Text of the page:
In April of 1990, Larry and Buffie’s son Matt had begun to hemorrhage internally and, he said, “my life and I arrived at the hospital only to be rushed into a quiet room by a doctor who told us that Matt’s kidneys had failed. The doctor couldn’t understand why Matt wasn’t in a coma. My wife and I were devastated. We were suddenly faced with the very real possibility that our son might die.”
Larry said he walked the hospital ground “weeping and praying for peace, But nothing came. Finally, I arrived at a decision; no matter what happened, I would allow nothing to turn me away from God. I would trust him. I said aloud, ‘If you take my son, it will be hard for me, but I won’t stop believing in you.’”
He wrote, “For the next three months our daily life was put on hold as my wife and I took tests to see which of us might qualify to donate a kidney. Dialysis was now keeping Matt alive. We were soon to discover that becoming a donor was not an easy task. One must be in prime health and have no previous history of serious illness. After taking a particular test, the doctors told me that I could not be considered as a donor because at age eleven, I had contracted nephritis, a complication of strep that attacks the kidneys.
“I couldn’t accept the news. Some months earlier, before Matt’s kidney failure, I had read of Senator Jake Garn’s donating a kidney to his daughter. The Spirit had whispered to me, ‘One day you will do that too,’ It was a strange impression that I had tried to dismiss, only to have it surface again and again. Now, in the middle of donor tests, the impression felt like a clear directive. I was not about to be told by doctors that I could not be considered a donor.
“On the day that I had been rejected, I drove home from the hospital concerned that the burden of donating a kidney would fall to my wife. I was confused about the former impression that I had received and I began to offer a vocal prayer. Suddenly, the thought came into my mind. Go and ask your bishop for a blessing and your kidneys will be fine.
The bishop gave him a blessing that his kidneys would be healed and he would be allowed to donate. Larry returned to the hospital, begging the doctors to relent to allow him to be tested and they finally agreed. To everyone’s surprise but Larry’s, the tests indicated that his kidneys were perfect and he was able to donate one to the son he loved so much.
Larry also wrote this beautiful image that describes our covenant with God:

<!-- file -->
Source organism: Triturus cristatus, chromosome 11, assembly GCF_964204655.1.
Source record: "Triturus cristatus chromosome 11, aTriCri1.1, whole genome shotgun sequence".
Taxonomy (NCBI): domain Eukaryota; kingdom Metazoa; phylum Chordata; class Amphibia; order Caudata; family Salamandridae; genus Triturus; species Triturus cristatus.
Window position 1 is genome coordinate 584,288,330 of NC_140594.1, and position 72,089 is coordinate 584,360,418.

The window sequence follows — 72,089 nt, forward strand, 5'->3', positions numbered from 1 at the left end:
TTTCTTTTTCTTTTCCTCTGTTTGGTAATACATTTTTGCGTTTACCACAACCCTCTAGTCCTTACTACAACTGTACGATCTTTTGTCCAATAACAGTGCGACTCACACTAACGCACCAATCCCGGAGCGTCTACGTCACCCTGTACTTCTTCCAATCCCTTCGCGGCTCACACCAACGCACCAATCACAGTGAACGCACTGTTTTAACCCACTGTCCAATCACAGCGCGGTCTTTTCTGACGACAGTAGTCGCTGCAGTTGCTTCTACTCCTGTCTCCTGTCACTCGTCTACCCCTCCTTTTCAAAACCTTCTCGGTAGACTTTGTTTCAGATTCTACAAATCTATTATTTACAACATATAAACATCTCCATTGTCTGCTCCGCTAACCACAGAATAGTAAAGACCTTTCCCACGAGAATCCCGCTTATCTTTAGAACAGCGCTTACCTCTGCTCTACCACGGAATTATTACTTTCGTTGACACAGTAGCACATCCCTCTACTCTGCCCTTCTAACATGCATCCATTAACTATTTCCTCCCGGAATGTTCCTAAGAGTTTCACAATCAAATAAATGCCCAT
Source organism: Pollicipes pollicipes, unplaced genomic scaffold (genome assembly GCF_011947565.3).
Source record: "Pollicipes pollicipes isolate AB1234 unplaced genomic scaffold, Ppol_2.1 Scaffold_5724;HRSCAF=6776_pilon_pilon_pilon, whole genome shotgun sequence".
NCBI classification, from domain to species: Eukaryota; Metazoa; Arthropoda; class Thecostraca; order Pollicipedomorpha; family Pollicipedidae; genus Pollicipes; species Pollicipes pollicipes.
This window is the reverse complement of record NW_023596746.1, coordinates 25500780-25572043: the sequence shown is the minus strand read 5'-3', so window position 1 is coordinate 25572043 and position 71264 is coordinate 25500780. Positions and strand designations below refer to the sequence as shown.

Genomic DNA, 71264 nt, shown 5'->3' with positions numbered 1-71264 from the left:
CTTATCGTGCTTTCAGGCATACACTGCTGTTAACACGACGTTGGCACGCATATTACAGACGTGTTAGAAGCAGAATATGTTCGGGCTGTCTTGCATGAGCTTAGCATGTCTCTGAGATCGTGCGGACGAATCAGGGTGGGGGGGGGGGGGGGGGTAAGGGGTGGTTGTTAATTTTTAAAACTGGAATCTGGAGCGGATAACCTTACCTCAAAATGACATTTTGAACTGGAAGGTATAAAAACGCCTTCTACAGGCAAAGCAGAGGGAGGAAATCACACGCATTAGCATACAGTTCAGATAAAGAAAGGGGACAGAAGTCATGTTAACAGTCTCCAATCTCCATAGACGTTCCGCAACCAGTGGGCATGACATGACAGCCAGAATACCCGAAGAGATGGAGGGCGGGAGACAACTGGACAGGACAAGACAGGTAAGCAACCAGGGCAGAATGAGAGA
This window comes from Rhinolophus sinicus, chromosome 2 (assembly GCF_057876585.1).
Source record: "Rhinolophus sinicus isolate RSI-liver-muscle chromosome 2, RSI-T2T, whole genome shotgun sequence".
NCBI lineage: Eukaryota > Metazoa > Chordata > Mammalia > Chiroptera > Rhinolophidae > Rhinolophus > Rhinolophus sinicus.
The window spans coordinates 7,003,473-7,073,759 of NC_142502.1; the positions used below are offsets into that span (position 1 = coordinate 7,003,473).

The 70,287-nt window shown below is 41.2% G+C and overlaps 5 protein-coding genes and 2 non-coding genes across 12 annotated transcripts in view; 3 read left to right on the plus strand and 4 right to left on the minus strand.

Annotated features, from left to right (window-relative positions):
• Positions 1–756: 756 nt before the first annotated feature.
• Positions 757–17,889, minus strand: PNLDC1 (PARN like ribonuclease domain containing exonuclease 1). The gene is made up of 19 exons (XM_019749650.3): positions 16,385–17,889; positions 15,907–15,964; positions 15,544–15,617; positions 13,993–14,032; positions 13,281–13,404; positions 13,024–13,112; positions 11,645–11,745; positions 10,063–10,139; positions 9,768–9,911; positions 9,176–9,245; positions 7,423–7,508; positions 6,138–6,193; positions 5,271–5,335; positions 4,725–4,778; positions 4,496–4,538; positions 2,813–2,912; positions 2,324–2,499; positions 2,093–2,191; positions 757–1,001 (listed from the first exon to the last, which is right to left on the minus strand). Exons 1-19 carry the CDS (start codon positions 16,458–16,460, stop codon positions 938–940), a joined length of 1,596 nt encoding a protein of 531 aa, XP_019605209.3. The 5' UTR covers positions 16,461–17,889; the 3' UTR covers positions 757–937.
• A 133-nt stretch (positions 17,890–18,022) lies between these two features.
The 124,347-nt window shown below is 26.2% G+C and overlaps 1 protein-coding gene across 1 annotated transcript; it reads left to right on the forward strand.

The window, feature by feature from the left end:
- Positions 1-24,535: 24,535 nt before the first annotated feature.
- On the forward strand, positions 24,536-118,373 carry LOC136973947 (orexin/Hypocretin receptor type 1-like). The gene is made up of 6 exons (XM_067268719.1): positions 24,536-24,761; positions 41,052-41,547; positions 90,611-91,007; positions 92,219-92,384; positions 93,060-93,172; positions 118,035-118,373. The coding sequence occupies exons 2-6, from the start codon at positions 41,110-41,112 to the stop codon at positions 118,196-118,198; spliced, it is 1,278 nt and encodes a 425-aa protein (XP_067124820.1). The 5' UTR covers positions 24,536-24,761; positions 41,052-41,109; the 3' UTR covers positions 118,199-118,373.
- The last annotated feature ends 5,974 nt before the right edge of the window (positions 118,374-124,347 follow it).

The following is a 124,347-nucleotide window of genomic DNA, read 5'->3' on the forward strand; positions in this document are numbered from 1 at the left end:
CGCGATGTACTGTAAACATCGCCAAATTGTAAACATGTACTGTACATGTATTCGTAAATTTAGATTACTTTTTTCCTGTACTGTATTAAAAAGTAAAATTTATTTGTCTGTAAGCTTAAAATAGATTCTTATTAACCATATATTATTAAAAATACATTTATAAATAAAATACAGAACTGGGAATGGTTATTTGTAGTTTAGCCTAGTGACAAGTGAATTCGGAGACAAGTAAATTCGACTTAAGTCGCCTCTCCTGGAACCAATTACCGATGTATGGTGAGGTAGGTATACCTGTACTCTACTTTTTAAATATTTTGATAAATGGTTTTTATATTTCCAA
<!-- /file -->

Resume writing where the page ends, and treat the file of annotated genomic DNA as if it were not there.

“Imagine standing at the beginning of a long, narrow path as you gaze off into the distance at a magnificent golden city on a hill. The Guide approaches your and describes the resplendent beauty and blessings of that city. You express your desire to go there, and the Guide explains that you can do so by simply following the path that lies before you.
“As you survey the path and gaze longingly at the golden city, you contemplate both the difficulties and the possibilities. Feeling inadequate, you wonder out loud if you are capable of making such a trek or if you might even get lost along the way. The Guide comforts and encourage you. ‘The path is clearly marked,’ he says, ‘and I will walk with you.’ HIs offer causes you confidence to rise. Then placing a hand on your shoulder, the Guide adds, ‘But I am just one who is willing to help you. The King of the city, your Father, and His Son, your Elder Brother, will also come and walk with you.”
“‘Guaranteed?’ you ask hopefully.
“The Guide nods and says, ‘All three of us will enter into a covenant right now at the beginning of your journey that we will never leave you and that we will always remain at your side to help you, even carry you, if necessary to the golden city.”
Larry was the author of several books including Rescuing Wayward Children, The Shepherd’s Song, Cold Train Coming, The Mourning Dove, Zion: Seeking the City of Enoch, The Pillars of Zion and Emergency Essentials. His books have sold more than 250,000 copies and been translated into Japanese, Korean, Italian and Hebrew. For many years he owned Sonos Music Resources and published the Tabernacle Choir Performance Library. He was the creator and producer of the well loved Scripture Scouts and a regular presenter at Education Week. He and his wife Buffie are the parents of 10 children and grandparents to 19.
Meridian wants to pay the most fitting tribute to a writer—republish his articles. Thus, moving forward we will republish Larry’s articles on Wednesday as a sign that we remember his work and will always value it.